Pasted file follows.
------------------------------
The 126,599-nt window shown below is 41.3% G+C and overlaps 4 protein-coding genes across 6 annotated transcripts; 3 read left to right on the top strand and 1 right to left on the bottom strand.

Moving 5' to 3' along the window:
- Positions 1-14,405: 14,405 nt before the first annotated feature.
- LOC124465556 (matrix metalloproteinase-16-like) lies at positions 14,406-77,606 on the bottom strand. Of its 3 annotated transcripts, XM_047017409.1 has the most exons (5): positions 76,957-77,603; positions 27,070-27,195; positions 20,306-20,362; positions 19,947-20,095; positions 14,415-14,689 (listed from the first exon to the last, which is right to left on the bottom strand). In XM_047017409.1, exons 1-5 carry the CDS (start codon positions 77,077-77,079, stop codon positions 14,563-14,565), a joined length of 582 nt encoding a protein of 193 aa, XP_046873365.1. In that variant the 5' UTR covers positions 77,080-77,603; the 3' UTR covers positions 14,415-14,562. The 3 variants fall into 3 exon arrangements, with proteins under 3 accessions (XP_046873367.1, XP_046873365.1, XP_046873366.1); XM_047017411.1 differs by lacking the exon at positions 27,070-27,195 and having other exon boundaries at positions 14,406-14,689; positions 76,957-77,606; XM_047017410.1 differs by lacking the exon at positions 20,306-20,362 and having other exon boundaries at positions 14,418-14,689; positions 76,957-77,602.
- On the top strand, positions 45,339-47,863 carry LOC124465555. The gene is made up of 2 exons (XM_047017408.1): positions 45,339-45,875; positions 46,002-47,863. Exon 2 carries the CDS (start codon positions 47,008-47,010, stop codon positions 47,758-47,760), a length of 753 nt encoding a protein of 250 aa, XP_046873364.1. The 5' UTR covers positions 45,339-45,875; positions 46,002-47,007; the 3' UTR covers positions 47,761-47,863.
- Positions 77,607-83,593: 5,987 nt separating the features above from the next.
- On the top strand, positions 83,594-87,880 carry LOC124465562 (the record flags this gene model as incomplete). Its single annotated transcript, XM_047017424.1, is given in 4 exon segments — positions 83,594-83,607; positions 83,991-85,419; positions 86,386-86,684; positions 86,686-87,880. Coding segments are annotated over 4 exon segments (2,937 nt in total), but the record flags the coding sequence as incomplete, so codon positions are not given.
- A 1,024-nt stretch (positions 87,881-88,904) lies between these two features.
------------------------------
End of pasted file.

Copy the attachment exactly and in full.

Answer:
The 126,599-nt window shown below is 41.3% G+C and overlaps 4 protein-coding genes across 6 annotated transcripts; 3 read left to right on the top strand and 1 right to left on the bottom strand.

Moving 5' to 3' along the window:
- Positions 1-14,405: 14,405 nt before the first annotated feature.
- LOC124465556 (matrix metalloproteinase-16-like) lies at positions 14,406-77,606 on the bottom strand. Of its 3 annotated transcripts, XM_047017409.1 has the most exons (5): positions 76,957-77,603; positions 27,070-27,195; positions 20,306-20,362; positions 19,947-20,095; positions 14,415-14,689 (listed from the first exon to the last, which is right to left on the bottom strand). In XM_047017409.1, exons 1-5 carry the CDS (start codon positions 77,077-77,079, stop codon positions 14,563-14,565), a joined length of 582 nt encoding a protein of 193 aa, XP_046873365.1. In that variant the 5' UTR covers positions 77,080-77,603; the 3' UTR covers positions 14,415-14,562. The 3 variants fall into 3 exon arrangements, with proteins under 3 accessions (XP_046873367.1, XP_046873365.1, XP_046873366.1); XM_047017411.1 differs by lacking the exon at positions 27,070-27,195 and having other exon boundaries at positions 14,406-14,689; positions 76,957-77,606; XM_047017410.1 differs by lacking the exon at positions 20,306-20,362 and having other exon boundaries at positions 14,418-14,689; positions 76,957-77,602.
- On the top strand, positions 45,339-47,863 carry LOC124465555. The gene is made up of 2 exons (XM_047017408.1): positions 45,339-45,875; positions 46,002-47,863. Exon 2 carries the CDS (start codon positions 47,008-47,010, stop codon positions 47,758-47,760), a length of 753 nt encoding a protein of 250 aa, XP_046873364.1. The 5' UTR covers positions 45,339-45,875; positions 46,002-47,007; the 3' UTR covers positions 47,761-47,863.
- Positions 77,607-83,593: 5,987 nt separating the features above from the next.
- On the top strand, positions 83,594-87,880 carry LOC124465562 (the record flags this gene model as incomplete). Its single annotated transcript, XM_047017424.1, is given in 4 exon segments — positions 83,594-83,607; positions 83,991-85,419; positions 86,386-86,684; positions 86,686-87,880. Coding segments are annotated over 4 exon segments (2,937 nt in total), but the record flags the coding sequence as incomplete, so codon positions are not given.
- A 1,024-nt stretch (positions 87,881-88,904) lies between these two features.